The Sun Belt states may have shown the most recent swell in hockey growth, but with new high-profile hockey teams and some exceptional hockey facilities to match, America’s central states could be the site of the next surge.
 
Missouri
The Missouri Mavericks, named the Central Hockey League (CHL) top franchise of the year this June, play at the Independence Events Center, a state-of-the-art, multi-purpose facility that features two sheets of ice, an 5,800-seat arena, 25 suites, 2,200 paved parking spaces on site, a first-class grill and community ice facility.
 
“Having two sheets of ice allows us to offer outside groups such as ice skating and hockey competitions a practice sheet as well as a sheet to compete on. The second sheet of ice, Centerpoint Community Ice, offers a place for the community to come and skate each day.  This has been hugely successful for the Events Center as well,” says Cori Day, tourism director, City of Independence Tourism. “The amount of players here is absolutely stunning. It’s definitely in part due to the amazing Jr. Mavs youth hockey program.”
 
The Independence Events Center hosts more than 100 events each year and welcomes more than 500,000 visitors annually.  There’s even time for those new to the ice to get acquainted with broomball, an on-ice team game played in street shoes rather than skates.
 
Oklahoma
Oklahoma City is also vying for the heart of hockey, with another adored hockey team and a remarkable facility. The centerpiece of one of Oklahoma City’s prime venues, the Cox Convention Center, is a nearly 15,000-seat arena. Just a quick walk from the revitalized Bricktown historical district, the Cox Convention Center offers generous seating for concerts, conventions and sporting events. The arena is now home to the Oklahoma City Barons of the American Hockey League (AHL) and the Bricktown Brawlers of the Indoor Football League (IFL).
 
The arena has received a number of upgrades in recent years, as well, including a new game lighting system, a new scoreboard and a number of new video displays. Cox Convention Center also boasts a highly centralized and convenient location, just minutes from the Will Rogers World Airport, right off I-40, near I-35 in downtown Oklahoma City.
 
Oklahoma City also has a CHL franchise, the Oklahoma City Blazers, who call the Chesapeake Energy Arena home. Annually, more than one million guests visit Chesapeake Energy Arena, a facility that certainly has experience on its side: more than 700 events have taken place there since the facility opened.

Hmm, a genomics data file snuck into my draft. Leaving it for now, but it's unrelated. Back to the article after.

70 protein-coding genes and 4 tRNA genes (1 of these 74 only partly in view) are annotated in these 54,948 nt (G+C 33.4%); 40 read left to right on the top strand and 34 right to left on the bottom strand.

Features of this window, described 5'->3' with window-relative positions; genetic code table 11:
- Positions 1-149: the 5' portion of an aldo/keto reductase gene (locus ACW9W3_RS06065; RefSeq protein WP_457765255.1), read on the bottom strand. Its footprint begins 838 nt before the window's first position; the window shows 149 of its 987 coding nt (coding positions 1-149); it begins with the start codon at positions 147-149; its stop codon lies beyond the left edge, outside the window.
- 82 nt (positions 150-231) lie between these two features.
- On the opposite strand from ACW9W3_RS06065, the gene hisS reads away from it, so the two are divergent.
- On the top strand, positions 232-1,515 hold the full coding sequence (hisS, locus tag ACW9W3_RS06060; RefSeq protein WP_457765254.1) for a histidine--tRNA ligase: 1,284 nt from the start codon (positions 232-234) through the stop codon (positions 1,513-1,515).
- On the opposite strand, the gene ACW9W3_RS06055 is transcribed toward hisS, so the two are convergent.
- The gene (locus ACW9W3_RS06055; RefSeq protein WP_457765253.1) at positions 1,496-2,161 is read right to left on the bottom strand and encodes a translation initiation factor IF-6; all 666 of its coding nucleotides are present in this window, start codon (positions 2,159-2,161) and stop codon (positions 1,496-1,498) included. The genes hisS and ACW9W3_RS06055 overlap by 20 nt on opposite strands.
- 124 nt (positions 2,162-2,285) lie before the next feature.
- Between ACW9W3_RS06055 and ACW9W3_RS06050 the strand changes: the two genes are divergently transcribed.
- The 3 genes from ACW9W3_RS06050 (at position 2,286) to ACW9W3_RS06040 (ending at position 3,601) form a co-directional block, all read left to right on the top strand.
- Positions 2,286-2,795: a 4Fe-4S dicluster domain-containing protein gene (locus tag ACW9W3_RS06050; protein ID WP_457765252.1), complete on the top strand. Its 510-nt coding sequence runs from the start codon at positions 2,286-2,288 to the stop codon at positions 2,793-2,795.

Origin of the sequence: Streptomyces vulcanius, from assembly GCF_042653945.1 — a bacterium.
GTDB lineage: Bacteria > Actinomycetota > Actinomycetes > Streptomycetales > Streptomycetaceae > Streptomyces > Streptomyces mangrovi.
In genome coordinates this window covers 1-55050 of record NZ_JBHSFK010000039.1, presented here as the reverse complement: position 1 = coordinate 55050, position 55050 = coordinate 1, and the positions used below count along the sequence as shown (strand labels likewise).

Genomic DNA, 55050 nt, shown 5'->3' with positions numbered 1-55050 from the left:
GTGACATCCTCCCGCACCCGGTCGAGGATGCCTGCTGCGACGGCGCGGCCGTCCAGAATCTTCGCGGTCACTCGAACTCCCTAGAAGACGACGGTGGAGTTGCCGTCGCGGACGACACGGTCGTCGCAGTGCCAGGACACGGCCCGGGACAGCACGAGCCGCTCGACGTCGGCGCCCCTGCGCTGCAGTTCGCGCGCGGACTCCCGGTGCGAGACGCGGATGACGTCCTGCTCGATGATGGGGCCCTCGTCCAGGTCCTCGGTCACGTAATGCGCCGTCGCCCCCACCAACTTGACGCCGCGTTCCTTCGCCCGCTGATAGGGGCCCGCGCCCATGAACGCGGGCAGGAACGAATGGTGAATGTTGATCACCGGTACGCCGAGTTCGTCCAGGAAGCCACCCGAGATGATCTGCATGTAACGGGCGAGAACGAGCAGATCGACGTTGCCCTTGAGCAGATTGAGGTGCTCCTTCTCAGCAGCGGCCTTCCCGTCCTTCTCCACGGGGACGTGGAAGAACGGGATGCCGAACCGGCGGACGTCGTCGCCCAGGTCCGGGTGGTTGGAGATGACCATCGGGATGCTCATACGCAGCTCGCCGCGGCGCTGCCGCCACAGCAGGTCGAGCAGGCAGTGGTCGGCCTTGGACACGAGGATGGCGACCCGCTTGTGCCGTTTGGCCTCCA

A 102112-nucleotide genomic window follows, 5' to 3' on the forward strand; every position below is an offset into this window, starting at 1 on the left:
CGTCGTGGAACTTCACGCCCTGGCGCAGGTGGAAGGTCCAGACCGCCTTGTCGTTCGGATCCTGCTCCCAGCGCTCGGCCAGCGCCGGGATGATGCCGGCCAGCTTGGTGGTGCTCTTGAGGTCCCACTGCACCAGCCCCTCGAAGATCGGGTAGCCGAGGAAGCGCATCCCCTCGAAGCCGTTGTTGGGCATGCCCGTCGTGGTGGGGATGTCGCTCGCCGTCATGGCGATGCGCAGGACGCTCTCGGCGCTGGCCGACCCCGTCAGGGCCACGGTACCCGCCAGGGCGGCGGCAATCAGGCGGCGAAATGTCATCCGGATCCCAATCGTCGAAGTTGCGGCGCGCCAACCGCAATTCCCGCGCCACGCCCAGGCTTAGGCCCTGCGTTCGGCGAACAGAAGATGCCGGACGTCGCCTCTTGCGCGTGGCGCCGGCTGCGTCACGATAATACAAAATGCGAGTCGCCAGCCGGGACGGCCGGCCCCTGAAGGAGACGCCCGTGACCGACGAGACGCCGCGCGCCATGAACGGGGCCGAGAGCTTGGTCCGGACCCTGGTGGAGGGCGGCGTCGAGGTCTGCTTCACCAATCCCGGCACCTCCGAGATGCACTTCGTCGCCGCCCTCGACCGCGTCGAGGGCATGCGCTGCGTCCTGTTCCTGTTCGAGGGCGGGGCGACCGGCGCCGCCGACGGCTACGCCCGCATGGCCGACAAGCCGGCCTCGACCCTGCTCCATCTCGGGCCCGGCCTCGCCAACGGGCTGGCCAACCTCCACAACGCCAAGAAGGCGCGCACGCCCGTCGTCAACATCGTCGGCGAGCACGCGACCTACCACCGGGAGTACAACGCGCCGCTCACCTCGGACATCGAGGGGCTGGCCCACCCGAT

The Phenomenon in Florida
True to the Sun Belt hockey craze, Palm Beach, Florida, is home to a growing population of players and fans—of hockey in all its many forms.
 
“We’ve definitely seen some substantial activity in ice hockey over the last couple of years,” says George Linley, executive director, Palm Beach County Sports Commission. “We’ve got two great hockey facilities, Palm Beach Ice Works, a 58,000-square-foot Olympic-size training facility, and Palm Beach Skate Zone.”
 
A facility with two ice rinks and one roller rink, Palm Beach Skate Zone offered a unique home for the TORHS (Tournament Of Roller Hockey Series) Inline Hockey National Championship in 2009. Showing evidence of the great working sports relationships in Palm Beach County, the NHL Florida Panthers partnered with the Sports Commission and the facility to provide the sub-flooring required to convert the ice into roller rinks, helping to create a huge success: 150 hockey teams brought 3,000 athletes, generating more than a $1 million in economic impact for the weeklong event.
 
But the biggest hockey news in Palm Beach is the county’s newest win, the USA Field Hockey National Hockey Festival, one of the largest amateur sporting events in the world. USA Field Hockey (USAFH) will partner with the Palm Beach County Sports Commission to host the Thanksgiving-weekend National Hockey Festival in both 2012 and 2013 at the International Polo Club in Wellington. 
 
Drawing 230 teams and nearly 4,000 athletes from around the United States, Canada, Europe, and the Caribbean, the Festival’s remarkable size makes Palm Beach’s International Polo Club the perfect fit. With over 200 acres of land, consisting of eight polo fields, the Polo Club will enable organizers to lay out an amazing 30 field hockey fields all in one location.